Thursday, November 20, 2014

The Renfield Syndrome (Rhiannon's Law #2) by J.A. Saare

Rhiannon has been transported 100 years into the future, reminding her just what a bad idea it is to make a deal with a demon

This is not a hopeful future. She learns far more about the world than she imagined – the existence of half-demons and werewolves for a start. But she also learns about the ominous future awaiting them – the Renfield syndrome, wiping out a vast amount of humanity and leaving many of the rest enslaved to vampires – or languising under the werewolves’ dubious… protection.

Rhiannon has to find her place in this war torn, devastated world – and desperately try to find a way home.

Any regular reader of this blog will know that I have a habit of continuing series long past the time when I should have given up on them. It takes a lot for me to let a series go once I’ve read the first book – and this book reminded me why I do that

I wasn’t a big fan of the first book for several reasons. But this book was a massive step up.

Firstly, it was much more original. With the introduction of time travel, the wider array of supernatural creatures and even a dystopian element we were definitely outside of the Urban-fantasy-by-the-numbers game. The world setting was different from anything I’d read before and while the various supernatural creatures weren’t immensely, the way they interacted with the world was. In fact, the fact the vampires et al were quite familiar worked well in a setting that was so different from what we usually see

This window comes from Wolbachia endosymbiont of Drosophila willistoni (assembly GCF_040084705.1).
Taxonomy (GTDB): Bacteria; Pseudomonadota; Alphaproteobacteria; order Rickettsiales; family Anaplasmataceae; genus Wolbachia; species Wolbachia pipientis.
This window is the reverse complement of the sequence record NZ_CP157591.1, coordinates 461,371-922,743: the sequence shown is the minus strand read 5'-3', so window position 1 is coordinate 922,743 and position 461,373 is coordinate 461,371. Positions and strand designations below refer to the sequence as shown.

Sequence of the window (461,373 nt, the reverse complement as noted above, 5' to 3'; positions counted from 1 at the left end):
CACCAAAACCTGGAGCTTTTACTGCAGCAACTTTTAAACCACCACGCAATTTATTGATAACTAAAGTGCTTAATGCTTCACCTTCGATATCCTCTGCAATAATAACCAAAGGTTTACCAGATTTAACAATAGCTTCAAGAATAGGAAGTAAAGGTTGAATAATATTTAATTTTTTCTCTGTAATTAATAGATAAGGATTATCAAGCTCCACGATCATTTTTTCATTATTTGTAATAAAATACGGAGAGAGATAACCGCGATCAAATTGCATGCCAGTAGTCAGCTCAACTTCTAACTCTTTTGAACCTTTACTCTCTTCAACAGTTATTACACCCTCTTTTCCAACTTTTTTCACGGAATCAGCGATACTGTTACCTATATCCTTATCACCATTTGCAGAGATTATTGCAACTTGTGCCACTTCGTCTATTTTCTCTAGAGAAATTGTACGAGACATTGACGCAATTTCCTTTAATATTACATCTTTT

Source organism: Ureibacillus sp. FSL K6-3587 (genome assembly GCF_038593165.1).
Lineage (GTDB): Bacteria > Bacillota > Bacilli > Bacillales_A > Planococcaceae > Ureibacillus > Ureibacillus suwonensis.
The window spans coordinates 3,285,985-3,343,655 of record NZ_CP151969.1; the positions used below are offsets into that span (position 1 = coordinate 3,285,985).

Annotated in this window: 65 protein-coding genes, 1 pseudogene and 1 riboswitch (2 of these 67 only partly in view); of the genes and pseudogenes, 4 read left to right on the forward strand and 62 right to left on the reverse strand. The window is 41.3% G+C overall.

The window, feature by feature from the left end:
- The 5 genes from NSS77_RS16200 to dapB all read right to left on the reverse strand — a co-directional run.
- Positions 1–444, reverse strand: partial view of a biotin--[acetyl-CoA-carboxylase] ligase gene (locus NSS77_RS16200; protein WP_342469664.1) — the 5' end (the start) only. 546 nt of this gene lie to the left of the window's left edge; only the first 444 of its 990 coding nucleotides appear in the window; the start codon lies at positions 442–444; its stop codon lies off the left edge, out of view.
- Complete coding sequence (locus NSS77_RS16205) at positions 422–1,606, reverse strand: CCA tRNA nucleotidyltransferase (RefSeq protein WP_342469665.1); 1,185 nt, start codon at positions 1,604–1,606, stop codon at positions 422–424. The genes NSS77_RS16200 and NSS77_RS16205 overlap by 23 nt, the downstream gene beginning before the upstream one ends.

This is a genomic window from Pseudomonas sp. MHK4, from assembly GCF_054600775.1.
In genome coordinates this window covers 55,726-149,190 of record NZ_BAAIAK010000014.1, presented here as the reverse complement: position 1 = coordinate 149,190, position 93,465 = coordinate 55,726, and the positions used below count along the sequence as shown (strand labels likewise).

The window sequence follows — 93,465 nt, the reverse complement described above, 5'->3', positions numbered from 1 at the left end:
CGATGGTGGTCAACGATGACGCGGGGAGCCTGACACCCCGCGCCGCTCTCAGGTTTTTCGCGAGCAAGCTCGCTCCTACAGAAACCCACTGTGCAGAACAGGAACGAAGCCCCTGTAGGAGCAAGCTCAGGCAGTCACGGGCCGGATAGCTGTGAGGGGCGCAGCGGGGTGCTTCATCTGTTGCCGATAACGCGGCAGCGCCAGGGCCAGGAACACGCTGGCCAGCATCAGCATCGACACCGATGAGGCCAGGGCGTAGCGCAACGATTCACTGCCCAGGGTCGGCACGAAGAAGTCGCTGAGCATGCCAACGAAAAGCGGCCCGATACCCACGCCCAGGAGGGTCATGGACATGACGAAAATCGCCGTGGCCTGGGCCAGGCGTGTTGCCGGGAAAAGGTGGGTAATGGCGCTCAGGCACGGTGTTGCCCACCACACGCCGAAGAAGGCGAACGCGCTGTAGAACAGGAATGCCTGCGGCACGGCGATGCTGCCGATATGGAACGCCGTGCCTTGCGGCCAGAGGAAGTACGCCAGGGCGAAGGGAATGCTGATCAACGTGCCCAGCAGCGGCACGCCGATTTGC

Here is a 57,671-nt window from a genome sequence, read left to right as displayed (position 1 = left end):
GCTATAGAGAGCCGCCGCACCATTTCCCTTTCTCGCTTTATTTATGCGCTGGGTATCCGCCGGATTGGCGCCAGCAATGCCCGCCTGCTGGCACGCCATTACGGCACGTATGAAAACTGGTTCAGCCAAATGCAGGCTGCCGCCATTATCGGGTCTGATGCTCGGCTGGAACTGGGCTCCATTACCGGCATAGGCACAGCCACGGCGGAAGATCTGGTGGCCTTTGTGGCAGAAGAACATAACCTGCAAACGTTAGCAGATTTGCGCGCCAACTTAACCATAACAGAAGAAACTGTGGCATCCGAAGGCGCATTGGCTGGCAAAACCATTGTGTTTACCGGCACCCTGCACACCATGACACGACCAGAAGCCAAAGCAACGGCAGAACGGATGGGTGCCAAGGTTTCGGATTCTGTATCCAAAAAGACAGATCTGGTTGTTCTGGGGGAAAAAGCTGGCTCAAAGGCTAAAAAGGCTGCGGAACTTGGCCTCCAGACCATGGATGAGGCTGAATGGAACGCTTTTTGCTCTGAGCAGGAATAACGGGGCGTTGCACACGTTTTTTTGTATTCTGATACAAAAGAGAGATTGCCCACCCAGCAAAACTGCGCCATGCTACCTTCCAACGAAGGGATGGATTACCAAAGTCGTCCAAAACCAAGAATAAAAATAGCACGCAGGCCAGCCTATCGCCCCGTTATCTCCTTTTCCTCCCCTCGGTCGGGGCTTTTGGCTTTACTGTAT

On top of that, Rhiannon was the driver of the plot for her own reasons, following her own planning and according to her own, personal motivations. She refuses to be manipulated, adamantly refuses any attempt to protect or shelter her (especially when that protection means imprisonment” and equally refuses to be pulled into anyone else’s agenda – even that of loved ones. She knows what needs to be done, she knows what she needs – with the looming deadline of the demon contract in front of her as well as the alien world she finds herself placed in – and refuses to be pulled into comfortable, safe existences even with people she cares about or even when it would be easier to do so.

As an extra bonus, Rhiannon actually went about achieving her aims with something resembling sense, planning and coherent thinking which was nice to see (ok, her success was based on huge chunks of luck and a magical-shiny that is ridiculously overpowered and renders far too many conflicts sadly anticlimactic, but she used her over-powered deus ex with decent common sense).

Personally, I also really appreciate Rhiannon’s refusal to forgive. When she is abused or wronged Rhiannon doesn’t just let it go – I like that because we have culturally absorbed an idea that forgiveness is some kind of duty; that somehow if we do not forgive people who have harmed us then we are failing as a person in some way. I appreciate the subversion of that – Rhiannon does not always accept an apology, in fact, if she has been hurt she won’t even give the person a chance to apologise: she will create, demand her own space away from them and no matter how much they want to reconcile, she will not be open to that until she is ready.